After decades, light rail to Clackamas starts construction
by: patrick sherman, Poised on an embankment overlooking SE Portland's Harold Street, a pile driver rams home the moorings that will support a bridge for the I-205 light rail line.

Like the heart of a mighty, mechanical titan springing to life, the rhythmic, reverberating thump of a pile diver at work announced the start of construction on the I-205 light rail line this past week.

'It's really hard to say that there is one specific date when work started,' said Jeff Goodling, the I-205 Design/Construction Director for Tri-Met. 'On Jan. 8, we started putting up our field office, and since then we've been doing advance work on utilities all along the proposed alignment.'

Among them, a fiber optic cable belonging to the Oregon Department of Transportation that runs alongside the freeway, transmitting images from its traffic cameras and controlling on-ramp meters.

'We would have impacted that in a number of locations, so we relocated it so that it's out of the way of the work we'll be doing,' said Goodling.

Four huge pipes, four and five feet in diameter, that transport water from the Bull Run Watershed to the City of Portland, also had to be addressed.

'We needed to protect them, so they wouldn't be impacted by our construction or operation, and so any future repairs wouldn't impact us,' he said.

Preliminary preparations complete, the first work on the line itself began March 21, on a bridge to span Harold Street in southeast Portland.

'That's the first of seven bridges we will build,' said Goodling.

Groundwork laid in the age of disco

Much of the project is actually being built on a foundation laid almost 30 years ago, when I-205 was extended north of Foster Road, after a break in construction. In the interim, Congress passed the National Environmental Protection Act.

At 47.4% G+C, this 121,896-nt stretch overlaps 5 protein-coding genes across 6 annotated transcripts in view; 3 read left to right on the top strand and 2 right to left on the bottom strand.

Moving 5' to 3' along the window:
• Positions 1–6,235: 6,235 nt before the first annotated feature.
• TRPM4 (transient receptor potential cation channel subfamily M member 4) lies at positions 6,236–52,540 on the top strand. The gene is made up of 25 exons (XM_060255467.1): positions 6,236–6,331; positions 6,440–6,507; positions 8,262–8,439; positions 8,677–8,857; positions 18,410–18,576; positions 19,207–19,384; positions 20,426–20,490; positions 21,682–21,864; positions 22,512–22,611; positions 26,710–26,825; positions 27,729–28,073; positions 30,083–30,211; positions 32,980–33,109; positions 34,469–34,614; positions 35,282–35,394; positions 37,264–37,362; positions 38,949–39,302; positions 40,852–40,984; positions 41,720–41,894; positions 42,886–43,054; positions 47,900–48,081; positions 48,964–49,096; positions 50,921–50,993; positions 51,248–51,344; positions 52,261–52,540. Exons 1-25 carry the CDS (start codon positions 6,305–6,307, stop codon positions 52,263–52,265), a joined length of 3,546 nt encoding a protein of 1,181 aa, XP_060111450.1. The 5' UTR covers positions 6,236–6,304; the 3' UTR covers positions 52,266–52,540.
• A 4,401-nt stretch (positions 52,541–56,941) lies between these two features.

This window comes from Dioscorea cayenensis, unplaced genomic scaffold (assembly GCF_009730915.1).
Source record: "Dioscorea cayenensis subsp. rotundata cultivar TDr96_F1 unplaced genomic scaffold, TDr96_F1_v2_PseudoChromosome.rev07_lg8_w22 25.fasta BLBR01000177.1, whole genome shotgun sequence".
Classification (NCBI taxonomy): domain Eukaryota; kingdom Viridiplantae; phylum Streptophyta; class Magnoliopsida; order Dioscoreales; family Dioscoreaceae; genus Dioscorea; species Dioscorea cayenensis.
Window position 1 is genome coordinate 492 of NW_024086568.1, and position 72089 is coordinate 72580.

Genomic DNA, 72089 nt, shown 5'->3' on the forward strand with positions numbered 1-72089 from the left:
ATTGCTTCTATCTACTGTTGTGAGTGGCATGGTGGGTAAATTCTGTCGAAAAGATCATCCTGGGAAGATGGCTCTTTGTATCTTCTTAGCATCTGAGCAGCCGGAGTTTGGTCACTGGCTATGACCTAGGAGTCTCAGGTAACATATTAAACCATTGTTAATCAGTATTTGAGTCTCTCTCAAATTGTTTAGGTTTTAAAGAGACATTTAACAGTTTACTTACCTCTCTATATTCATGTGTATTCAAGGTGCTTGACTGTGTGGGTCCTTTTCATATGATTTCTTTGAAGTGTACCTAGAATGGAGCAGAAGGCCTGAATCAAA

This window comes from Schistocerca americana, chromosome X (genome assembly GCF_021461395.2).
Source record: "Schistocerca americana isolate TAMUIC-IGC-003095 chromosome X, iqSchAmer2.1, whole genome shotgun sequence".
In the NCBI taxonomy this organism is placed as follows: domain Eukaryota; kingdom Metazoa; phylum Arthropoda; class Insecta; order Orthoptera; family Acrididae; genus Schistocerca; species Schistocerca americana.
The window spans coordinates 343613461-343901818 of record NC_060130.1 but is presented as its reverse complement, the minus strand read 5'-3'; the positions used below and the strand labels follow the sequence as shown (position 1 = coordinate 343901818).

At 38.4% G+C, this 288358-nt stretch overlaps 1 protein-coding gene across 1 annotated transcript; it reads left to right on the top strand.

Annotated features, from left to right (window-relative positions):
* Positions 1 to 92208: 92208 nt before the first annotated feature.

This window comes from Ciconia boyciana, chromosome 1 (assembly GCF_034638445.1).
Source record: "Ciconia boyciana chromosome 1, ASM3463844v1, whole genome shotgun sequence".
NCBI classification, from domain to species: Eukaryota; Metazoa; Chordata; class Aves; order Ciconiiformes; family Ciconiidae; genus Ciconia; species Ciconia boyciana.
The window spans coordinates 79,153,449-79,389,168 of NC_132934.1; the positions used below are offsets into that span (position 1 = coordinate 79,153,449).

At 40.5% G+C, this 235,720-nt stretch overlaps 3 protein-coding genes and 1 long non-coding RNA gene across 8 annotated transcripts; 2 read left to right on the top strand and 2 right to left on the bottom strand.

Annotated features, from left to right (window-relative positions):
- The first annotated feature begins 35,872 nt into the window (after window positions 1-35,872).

'NEPA required a larger buffer zone between the freeway a nearby neighborhoods, to reduce noise and air pollution - things that weren't considered in the early 70s, when the southern portion of the highway was built,' Goodling explained. 'Most important for us was that they set aside land and graded it for a future busway -here is even an existing undercrossing between SE Market and SE Division.

'The work from Foster on south is as challenging as any we have ever done, but a significant portion of the 6.5-mile alignment is relatively easy, because of that earlier work.'

The line is expected to open for regular service in September 2009, at a total cost of $557.4 million. Although geographically removed from I-205, the project also includes a light rail extension in downtown Portland. The federal government is paying 60 percent of the total cost of the project.

Building new relationships

'The important thing to understand is that Tri-Met doesn't design or construct anything,' said Gooding. 'We manage the overall process.'

As work gets underway, he estimated that the transit agency has 10 members of its staff working full-time on the project, with many more contributing on a part-time basis.